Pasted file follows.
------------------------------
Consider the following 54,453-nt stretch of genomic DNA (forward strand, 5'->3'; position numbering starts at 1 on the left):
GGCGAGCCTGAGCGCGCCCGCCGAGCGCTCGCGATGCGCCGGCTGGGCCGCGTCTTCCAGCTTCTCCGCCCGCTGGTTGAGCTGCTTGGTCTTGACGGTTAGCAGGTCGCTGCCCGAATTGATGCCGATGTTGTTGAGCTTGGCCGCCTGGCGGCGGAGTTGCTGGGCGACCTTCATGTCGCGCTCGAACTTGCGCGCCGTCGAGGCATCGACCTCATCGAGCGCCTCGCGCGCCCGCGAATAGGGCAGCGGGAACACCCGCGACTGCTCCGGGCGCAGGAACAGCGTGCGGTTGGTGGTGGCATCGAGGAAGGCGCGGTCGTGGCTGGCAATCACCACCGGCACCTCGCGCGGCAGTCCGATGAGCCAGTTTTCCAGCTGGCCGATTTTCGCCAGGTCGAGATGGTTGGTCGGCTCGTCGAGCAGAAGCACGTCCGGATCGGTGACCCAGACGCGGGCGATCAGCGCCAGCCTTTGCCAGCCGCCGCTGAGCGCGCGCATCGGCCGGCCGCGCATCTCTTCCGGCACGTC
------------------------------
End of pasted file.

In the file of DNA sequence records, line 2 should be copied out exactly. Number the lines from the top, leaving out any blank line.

GGCGAGCCTGAGCGCGCCCGCCGAGCGCTCGCGATGCGCCGGCTGGGCCGCGTCTTCCAGCTTCTCCGCCCGCTGGTTGAGCTGCTTGGTCTTGACGGTTAGCAGGTCGCTGCCCGAATTGATGCCGATGTTGTTGAGCTTGGCCGCCTGGCGGCGGAGTTGCTGGGCGACCTTCATGTCGCGCTCGAACTTGCGCGCCGTCGAGGCATCGACCTCATCGAGCGCCTCGCGCGCCCGCGAATAGGGCAGCGGGAACACCCGCGACTGCTCCGGGCGCAGGAACAGCGTGCGGTTGGTGGTGGCATCGAGGAAGGCGCGGTCGTGGCTGGCAATCACCACCGGCACCTCGCGCGGCAGTCCGATGAGCCAGTTTTCCAGCTGGCCGATTTTCGCCAGGTCGAGATGGTTGGTCGGCTCGTCGAGCAGAAGCACGTCCGGATCGGTGACCCAGACGCGGGCGATCAGCGCCAGCCTTTGCCAGCCGCCGCTGAGCGCGCGCATCGGCCGGCCGCGCATCTCTTCCGGCACGTC